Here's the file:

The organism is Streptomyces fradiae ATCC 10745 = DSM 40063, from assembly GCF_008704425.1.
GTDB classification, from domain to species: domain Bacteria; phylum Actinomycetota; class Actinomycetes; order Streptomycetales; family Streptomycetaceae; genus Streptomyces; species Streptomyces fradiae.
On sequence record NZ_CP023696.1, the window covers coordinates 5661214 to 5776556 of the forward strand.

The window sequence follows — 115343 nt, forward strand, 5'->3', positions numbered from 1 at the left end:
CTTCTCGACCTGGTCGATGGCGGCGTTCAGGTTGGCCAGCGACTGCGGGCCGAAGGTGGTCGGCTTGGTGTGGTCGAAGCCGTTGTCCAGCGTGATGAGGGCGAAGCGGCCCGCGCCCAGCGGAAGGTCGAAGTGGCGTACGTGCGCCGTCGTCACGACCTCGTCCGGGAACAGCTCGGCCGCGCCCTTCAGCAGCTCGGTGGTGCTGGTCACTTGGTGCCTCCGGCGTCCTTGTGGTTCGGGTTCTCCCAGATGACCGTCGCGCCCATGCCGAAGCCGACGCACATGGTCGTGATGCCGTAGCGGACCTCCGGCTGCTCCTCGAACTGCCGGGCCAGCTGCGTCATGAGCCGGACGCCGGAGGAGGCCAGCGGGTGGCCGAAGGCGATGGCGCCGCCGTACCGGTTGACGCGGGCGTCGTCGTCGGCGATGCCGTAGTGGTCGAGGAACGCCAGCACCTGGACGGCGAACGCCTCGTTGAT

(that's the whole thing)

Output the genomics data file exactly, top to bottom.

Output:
The organism is Streptomyces fradiae ATCC 10745 = DSM 40063, from assembly GCF_008704425.1.
GTDB classification, from domain to species: domain Bacteria; phylum Actinomycetota; class Actinomycetes; order Streptomycetales; family Streptomycetaceae; genus Streptomyces; species Streptomyces fradiae.
On sequence record NZ_CP023696.1, the window covers coordinates 5661214 to 5776556 of the forward strand.

The window sequence follows — 115343 nt, forward strand, 5'->3', positions numbered from 1 at the left end:
CTTCTCGACCTGGTCGATGGCGGCGTTCAGGTTGGCCAGCGACTGCGGGCCGAAGGTGGTCGGCTTGGTGTGGTCGAAGCCGTTGTCCAGCGTGATGAGGGCGAAGCGGCCCGCGCCCAGCGGAAGGTCGAAGTGGCGTACGTGCGCCGTCGTCACGACCTCGTCCGGGAACAGCTCGGCCGCGCCCTTCAGCAGCTCGGTGGTGCTGGTCACTTGGTGCCTCCGGCGTCCTTGTGGTTCGGGTTCTCCCAGATGACCGTCGCGCCCATGCCGAAGCCGACGCACATGGTCGTGATGCCGTAGCGGACCTCCGGCTGCTCCTCGAACTGCCGGGCCAGCTGCGTCATGAGCCGGACGCCGGAGGAGGCCAGCGGGTGGCCGAAGGCGATGGCGCCGCCGTACCGGTTGACGCGGGCGTCGTCGTCGGCGATGCCGTAGTGGTCGAGGAACGCCAGCACCTGGACGGCGAACGCCTCGTTGAT